“I Yield to No Man an Iota of My Convictions”: Chickamauga and Chattanooga National Military Park and the Limits of Reconciliation

“I Yield to No Man an Iota of My Convictions”: Chickamauga and Chattanooga National Military... caroline e. janney Thirty-two years after the first Union invasion, the boys in blue--now aging veterans--again wound their way to Chattanooga. This time, instead of slow, laborious marches, they rode in palace cars along the restored railroads; instead of hardtack and bacon, they dined in first-class restaurants; and instead of camping in the mud and snow, they slept in Pullman berths.1 But this trip would be markedly different than that of November 1863 in another powerful way. In September 1895, Union veterans would meet with their former enemies on the fields of Chickamauga and Chattanooga not in battle but in peace. Together they would dedicate the first national military park in the name of all Americans. For months, the park commission had exerted tremendous effort into ensuring that both Union and Confederate interests were equally represented in the processions and dedication services. As they hoped, the three-day festivities proved overwhelmingly reconciliationist in nature. The orators had, for the most part, emphasized the courage of soldiers who wore the blue and gray, stressing the fraternity and unity evident upon the field. Many had likewise remained silent on the divisive issues of the war's causation and the tumultuous aftermath of http://www.deepdyve.com/assets/images/DeepDyve-Logo-lg.png The Journal of the Civil War Era University of North Carolina Press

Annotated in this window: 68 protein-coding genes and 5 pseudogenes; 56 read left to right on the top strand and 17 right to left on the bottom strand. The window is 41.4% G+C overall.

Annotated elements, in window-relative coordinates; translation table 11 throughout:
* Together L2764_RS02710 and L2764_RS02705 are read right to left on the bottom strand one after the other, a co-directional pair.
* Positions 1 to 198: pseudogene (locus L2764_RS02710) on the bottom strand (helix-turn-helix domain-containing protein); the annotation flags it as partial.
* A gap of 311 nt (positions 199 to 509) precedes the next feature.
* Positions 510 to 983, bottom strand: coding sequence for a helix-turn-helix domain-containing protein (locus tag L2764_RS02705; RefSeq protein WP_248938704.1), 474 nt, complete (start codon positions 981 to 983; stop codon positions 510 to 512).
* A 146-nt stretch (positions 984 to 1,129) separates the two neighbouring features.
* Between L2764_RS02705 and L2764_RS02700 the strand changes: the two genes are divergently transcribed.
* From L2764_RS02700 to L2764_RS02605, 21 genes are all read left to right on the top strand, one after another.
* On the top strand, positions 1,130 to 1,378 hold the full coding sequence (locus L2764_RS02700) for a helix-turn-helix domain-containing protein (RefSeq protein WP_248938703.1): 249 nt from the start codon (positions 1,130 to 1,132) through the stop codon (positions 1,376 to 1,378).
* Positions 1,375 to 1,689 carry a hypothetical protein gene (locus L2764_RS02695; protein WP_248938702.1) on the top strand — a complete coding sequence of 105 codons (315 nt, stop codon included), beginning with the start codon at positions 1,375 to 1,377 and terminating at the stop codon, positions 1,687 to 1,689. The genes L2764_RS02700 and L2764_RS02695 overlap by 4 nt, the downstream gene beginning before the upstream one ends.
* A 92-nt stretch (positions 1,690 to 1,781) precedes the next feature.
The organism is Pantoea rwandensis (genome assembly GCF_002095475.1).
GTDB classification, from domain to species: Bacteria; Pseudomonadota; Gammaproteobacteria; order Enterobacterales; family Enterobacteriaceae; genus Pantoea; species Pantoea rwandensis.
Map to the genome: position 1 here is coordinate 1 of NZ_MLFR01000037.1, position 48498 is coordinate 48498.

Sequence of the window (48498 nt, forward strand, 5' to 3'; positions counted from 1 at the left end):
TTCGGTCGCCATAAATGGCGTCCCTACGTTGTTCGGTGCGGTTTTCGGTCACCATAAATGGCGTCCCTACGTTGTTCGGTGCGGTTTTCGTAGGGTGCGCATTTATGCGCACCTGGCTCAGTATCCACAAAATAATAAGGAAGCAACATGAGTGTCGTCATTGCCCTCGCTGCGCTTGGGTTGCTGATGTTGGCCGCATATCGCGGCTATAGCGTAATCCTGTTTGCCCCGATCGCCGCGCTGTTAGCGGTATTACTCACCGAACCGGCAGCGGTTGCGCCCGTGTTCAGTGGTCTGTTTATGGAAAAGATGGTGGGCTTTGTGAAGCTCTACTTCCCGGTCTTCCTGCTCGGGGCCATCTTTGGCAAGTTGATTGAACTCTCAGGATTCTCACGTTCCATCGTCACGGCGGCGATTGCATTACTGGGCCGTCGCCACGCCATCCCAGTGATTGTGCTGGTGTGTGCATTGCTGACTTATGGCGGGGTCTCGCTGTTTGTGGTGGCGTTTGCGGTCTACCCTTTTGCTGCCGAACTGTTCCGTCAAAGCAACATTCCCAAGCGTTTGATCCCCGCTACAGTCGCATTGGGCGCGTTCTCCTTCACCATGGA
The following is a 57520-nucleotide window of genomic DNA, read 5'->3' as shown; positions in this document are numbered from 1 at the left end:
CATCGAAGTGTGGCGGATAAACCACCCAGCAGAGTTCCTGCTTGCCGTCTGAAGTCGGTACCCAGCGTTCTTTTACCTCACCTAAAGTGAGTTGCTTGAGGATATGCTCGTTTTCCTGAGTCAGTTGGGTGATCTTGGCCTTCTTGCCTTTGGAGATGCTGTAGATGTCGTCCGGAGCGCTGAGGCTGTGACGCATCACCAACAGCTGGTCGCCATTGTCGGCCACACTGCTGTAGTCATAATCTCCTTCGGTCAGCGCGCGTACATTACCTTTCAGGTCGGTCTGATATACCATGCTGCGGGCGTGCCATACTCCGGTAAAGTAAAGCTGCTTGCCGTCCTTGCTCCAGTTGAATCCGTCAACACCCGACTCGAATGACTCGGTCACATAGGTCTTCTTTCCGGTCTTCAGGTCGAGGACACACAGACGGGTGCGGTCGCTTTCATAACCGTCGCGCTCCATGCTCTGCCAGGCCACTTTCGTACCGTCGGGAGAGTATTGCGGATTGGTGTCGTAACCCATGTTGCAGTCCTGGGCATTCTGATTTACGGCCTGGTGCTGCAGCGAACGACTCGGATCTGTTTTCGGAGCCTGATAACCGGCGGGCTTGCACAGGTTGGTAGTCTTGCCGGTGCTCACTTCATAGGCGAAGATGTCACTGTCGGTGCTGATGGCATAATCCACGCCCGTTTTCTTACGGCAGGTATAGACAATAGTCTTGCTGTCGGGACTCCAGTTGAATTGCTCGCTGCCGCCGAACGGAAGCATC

“I Yield to No Man an Iota of My Convictions”: Chickamauga and Chattanooga National Military Park and the Limits of Reconciliation

The Journal of the Civil War Era, Volume 2 (3) – Aug 29, 2012

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Publisher
University of North Carolina Press
Copyright
Copyright @ The University of North Carolina Press
ISSN
2159-9807
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Abstract

caroline e. janney Thirty-two years after the first Union invasion, the boys in blue--now aging veterans--again wound their way to Chattanooga. This time, instead of slow, laborious marches, they rode in palace cars along the restored railroads; instead of hardtack and bacon, they dined in first-class restaurants; and instead of camping in the mud and snow, they slept in Pullman berths.1 But this trip would be markedly different than that of November 1863 in another powerful way. In September 1895, Union veterans would meet with their former enemies on the fields of Chickamauga and Chattanooga not in battle but in peace. Together they would dedicate the first national military park in the name of all Americans. For months, the park commission had exerted tremendous effort into ensuring that both Union and Confederate interests were equally represented in the processions and dedication services. As they hoped, the three-day festivities proved overwhelmingly reconciliationist in nature. The orators had, for the most part, emphasized the courage of soldiers who wore the blue and gray, stressing the fraternity and unity evident upon the field. Many had likewise remained silent on the divisive issues of the war's causation and the tumultuous aftermath of

Journal

The Journal of the Civil War EraUniversity of North Carolina Press

Published: Aug 29, 2012

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